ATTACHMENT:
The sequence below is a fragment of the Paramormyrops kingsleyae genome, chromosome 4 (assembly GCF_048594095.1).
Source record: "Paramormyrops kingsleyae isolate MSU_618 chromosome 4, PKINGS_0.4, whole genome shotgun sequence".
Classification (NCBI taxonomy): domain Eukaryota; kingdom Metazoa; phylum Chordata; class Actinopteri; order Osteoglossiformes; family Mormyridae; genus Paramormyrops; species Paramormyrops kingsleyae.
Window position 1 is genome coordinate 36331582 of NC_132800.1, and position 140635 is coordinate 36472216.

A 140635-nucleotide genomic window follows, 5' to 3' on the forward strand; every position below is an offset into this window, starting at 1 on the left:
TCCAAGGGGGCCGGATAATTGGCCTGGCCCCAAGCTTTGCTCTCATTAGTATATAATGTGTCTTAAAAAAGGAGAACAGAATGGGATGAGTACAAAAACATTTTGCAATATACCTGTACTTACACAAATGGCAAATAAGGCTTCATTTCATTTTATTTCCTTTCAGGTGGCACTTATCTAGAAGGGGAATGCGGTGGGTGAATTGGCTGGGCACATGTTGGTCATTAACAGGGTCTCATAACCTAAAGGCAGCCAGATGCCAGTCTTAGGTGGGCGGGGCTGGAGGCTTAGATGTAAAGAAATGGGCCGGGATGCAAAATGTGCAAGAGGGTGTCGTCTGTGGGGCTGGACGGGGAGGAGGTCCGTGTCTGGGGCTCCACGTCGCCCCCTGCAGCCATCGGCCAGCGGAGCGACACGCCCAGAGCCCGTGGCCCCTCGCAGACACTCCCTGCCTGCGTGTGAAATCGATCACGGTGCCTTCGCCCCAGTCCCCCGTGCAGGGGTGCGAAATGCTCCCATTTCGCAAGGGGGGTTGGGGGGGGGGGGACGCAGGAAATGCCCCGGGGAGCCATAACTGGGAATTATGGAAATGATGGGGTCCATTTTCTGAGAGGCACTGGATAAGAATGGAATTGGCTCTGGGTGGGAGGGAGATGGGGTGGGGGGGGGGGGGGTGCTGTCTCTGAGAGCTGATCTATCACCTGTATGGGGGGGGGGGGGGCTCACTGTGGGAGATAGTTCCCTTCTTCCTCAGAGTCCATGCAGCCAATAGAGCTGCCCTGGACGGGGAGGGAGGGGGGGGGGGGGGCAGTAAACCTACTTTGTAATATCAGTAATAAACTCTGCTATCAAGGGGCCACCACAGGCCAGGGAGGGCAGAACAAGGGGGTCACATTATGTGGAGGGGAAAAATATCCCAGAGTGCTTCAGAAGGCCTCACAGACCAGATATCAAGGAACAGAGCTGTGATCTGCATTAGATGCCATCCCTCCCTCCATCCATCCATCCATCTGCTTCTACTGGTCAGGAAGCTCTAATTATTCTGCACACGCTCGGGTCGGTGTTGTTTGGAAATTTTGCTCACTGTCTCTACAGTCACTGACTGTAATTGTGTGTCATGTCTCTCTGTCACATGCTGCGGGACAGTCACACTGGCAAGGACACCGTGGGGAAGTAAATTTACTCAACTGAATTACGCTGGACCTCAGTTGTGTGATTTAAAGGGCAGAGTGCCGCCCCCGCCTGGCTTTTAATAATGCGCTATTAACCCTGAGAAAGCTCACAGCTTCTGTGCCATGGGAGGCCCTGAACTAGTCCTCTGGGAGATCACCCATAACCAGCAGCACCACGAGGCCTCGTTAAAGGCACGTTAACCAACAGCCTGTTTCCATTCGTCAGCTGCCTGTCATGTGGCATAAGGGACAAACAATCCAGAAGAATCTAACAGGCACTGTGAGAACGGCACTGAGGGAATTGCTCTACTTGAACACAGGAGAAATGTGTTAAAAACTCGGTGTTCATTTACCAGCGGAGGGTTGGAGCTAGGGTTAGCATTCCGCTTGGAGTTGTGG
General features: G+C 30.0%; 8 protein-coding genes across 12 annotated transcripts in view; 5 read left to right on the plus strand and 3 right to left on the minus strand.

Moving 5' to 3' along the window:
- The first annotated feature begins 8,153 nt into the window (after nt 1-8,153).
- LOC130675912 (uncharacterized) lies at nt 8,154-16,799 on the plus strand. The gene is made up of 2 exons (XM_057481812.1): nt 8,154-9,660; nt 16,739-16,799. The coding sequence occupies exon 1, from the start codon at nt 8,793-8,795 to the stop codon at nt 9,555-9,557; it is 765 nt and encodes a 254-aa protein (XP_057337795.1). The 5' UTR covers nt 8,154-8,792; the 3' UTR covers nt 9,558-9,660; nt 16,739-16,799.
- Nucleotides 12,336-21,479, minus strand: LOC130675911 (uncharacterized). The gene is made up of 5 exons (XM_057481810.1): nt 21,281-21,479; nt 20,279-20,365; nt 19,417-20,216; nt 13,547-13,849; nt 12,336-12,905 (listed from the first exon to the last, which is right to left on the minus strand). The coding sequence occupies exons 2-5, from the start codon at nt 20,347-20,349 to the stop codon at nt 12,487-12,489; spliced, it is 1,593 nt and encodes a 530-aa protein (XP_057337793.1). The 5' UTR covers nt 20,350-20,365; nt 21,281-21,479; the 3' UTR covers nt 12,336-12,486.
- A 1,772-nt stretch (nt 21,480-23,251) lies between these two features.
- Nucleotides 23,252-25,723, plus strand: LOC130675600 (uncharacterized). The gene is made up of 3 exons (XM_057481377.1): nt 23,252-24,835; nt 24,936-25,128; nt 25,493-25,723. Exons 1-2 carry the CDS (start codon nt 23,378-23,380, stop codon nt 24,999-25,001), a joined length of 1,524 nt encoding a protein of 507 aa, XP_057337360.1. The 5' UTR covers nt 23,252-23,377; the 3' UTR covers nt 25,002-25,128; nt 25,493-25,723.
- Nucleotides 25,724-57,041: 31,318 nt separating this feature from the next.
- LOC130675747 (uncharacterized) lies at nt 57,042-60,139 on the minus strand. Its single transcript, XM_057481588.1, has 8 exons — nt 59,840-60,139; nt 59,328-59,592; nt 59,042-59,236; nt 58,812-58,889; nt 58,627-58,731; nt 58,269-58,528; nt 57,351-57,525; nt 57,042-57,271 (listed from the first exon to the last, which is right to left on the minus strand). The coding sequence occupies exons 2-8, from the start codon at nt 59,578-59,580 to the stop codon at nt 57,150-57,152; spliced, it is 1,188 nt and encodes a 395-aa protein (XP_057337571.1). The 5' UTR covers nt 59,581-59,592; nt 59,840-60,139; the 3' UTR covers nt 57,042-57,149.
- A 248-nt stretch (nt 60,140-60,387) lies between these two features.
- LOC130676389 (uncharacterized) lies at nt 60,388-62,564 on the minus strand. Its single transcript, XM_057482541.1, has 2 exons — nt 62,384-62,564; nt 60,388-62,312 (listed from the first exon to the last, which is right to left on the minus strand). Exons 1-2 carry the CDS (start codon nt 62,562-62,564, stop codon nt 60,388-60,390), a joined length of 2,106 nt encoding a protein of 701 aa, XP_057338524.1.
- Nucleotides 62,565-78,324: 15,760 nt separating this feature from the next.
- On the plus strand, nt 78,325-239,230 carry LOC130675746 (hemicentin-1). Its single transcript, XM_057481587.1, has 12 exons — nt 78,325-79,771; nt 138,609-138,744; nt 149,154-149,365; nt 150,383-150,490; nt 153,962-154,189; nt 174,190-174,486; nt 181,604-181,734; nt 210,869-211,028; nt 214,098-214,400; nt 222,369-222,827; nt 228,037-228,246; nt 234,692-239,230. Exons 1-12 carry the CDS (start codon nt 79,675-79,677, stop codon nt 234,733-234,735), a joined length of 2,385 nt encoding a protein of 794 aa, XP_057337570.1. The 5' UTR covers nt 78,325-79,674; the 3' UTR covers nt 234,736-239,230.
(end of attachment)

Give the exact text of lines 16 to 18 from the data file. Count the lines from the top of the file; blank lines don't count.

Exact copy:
- A 248-nt stretch (nt 60,140-60,387) lies between these two features.
- LOC130676389 (uncharacterized) lies at nt 60,388-62,564 on the minus strand. Its single transcript, XM_057482541.1, has 2 exons — nt 62,384-62,564; nt 60,388-62,312 (listed from the first exon to the last, which is right to left on the minus strand). Exons 1-2 carry the CDS (start codon nt 62,562-62,564, stop codon nt 60,388-60,390), a joined length of 2,106 nt encoding a protein of 701 aa, XP_057338524.1.
- Nucleotides 62,565-78,324: 15,760 nt separating this feature from the next.